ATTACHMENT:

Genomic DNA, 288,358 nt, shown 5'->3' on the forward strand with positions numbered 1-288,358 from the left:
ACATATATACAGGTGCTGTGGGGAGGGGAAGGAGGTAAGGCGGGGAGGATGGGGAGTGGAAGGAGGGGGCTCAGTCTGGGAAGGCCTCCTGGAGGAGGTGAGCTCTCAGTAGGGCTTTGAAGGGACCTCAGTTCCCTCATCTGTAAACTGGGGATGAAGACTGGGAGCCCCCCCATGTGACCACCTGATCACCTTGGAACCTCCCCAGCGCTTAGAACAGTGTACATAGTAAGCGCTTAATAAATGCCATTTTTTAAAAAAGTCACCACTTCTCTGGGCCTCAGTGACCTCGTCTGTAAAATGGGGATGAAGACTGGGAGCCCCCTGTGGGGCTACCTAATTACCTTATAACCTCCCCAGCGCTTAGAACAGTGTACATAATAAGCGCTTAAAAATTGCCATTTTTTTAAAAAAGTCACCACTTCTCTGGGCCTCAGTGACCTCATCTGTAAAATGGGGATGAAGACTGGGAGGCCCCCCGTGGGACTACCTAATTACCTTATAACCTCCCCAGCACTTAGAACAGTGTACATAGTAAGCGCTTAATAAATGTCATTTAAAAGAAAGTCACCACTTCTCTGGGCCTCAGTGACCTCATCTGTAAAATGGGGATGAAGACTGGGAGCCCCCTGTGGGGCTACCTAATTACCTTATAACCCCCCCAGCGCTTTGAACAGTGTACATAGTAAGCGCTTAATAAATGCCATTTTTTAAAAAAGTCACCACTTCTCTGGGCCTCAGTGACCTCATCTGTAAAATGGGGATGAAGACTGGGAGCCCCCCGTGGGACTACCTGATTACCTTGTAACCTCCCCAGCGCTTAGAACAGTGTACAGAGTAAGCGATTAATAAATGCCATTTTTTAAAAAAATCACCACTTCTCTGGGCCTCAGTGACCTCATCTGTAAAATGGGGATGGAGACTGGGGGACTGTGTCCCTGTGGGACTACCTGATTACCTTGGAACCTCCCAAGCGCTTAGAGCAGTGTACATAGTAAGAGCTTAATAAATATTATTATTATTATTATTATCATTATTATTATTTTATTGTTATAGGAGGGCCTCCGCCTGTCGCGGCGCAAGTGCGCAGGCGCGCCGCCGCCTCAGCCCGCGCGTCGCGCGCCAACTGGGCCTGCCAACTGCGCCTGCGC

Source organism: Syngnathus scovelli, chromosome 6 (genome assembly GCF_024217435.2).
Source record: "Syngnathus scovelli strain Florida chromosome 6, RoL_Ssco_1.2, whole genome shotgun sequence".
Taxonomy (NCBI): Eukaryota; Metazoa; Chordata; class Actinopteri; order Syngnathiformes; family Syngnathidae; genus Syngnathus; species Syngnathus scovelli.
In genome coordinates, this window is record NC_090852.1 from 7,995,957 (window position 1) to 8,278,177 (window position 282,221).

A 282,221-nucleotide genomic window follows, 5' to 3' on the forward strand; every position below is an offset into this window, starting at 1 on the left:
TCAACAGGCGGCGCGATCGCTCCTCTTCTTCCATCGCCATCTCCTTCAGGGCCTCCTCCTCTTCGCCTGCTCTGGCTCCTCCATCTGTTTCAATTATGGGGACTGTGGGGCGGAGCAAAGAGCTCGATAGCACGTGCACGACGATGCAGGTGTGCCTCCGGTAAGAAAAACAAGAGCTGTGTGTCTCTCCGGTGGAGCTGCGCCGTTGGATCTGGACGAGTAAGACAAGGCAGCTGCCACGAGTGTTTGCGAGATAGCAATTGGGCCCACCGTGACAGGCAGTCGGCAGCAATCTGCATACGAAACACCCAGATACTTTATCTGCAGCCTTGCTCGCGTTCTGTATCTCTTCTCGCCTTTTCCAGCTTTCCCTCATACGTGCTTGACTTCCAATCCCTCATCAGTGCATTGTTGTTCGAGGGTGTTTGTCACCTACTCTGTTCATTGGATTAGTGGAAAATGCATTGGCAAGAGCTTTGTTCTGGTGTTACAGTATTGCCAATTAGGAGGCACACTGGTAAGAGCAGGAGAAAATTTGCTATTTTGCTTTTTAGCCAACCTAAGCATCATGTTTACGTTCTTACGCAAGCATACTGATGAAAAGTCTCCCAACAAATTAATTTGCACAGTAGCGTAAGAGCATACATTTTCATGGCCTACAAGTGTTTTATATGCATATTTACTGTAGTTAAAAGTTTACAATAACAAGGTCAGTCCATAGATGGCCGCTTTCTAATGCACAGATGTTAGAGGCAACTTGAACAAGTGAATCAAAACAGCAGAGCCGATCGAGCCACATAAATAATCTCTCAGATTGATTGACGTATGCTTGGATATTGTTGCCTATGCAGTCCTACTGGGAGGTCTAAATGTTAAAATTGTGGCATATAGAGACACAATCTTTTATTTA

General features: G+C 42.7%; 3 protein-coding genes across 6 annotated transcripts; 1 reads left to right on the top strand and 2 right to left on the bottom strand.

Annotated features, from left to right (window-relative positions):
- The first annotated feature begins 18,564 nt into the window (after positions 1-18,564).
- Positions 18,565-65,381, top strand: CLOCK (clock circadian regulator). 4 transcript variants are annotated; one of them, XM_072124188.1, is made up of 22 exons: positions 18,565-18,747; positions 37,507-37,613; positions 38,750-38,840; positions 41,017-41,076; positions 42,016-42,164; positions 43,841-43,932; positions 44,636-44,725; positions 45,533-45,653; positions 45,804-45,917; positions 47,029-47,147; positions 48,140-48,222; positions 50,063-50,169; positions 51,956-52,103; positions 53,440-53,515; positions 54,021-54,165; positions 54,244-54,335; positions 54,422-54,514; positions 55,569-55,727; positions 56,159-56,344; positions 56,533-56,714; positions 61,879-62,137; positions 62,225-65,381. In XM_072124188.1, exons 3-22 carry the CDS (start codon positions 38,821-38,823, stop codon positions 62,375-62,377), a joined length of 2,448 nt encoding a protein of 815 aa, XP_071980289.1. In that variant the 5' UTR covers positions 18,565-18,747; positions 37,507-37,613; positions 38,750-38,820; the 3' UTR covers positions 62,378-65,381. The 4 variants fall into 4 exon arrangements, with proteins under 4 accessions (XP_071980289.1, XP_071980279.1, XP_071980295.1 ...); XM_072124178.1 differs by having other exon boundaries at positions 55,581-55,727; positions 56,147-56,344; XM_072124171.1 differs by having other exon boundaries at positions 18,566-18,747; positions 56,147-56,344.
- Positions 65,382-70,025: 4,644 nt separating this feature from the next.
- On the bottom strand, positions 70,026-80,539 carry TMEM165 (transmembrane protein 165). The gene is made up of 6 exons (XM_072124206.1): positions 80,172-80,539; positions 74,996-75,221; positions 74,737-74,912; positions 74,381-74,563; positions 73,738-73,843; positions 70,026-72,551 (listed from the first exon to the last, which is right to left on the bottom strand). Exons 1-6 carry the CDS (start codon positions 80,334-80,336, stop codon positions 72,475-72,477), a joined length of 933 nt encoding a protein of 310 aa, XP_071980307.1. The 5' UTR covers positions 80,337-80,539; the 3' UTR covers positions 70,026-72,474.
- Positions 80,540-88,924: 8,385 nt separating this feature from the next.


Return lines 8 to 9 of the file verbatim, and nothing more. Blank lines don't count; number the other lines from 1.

TCAACAGGCGGCGCGATCGCTCCTCTTCTTCCATCGCCATCTCCTTCAGGGCCTCCTCCTCTTCGCCTGCTCTGGCTCCTCCATCTGTTTCAATTATGGGGACTGTGGGGCGGAGCAAAGAGCTCGATAGCACGTGCACGACGATGCAGGTGTGCCTCCGGTAAGAAAAACAAGAGCTGTGTGTCTCTCCGGTGGAGCTGCGCCGTTGGATCTGGACGAGTAAGACAAGGCAGCTGCCACGAGTGTTTGCGAGATAGCAATTGGGCCCACCGTGACAGGCAGTCGGCAGCAATCTGCATACGAAACACCCAGATACTTTATCTGCAGCCTTGCTCGCGTTCTGTATCTCTTCTCGCCTTTTCCAGCTTTCCCTCATACGTGCTTGACTTCCAATCCCTCATCAGTGCATTGTTGTTCGAGGGTGTTTGTCACCTACTCTGTTCATTGGATTAGTGGAAAATGCATTGGCAAGAGCTTTGTTCTGGTGTTACAGTATTGCCAATTAGGAGGCACACTGGTAAGAGCAGGAGAAAATTTGCTATTTTGCTTTTTAGCCAACCTAAGCATCATGTTTACGTTCTTACGCAAGCATACTGATGAAAAGTCTCCCAACAAATTAATTTGCACAGTAGCGTAAGAGCATACATTTTCATGGCCTACAAGTGTTTTATATGCATATTTACTGTAGTTAAAAGTTTACAATAACAAGGTCAGTCCATAGATGGCCGCTTTCTAATGCACAGATGTTAGAGGCAACTTGAACAAGTGAATCAAAACAGCAGAGCCGATCGAGCCACATAAATAATCTCTCAGATTGATTGACGTATGCTTGGATATTGTTGCCTATGCAGTCCTACTGGGAGGTCTAAATGTTAAAATTGTGGCATATAGAGACACAATCTTTTATTTA

General features: G+C 42.7%; 3 protein-coding genes across 6 annotated transcripts; 1 reads left to right on the top strand and 2 right to left on the bottom strand.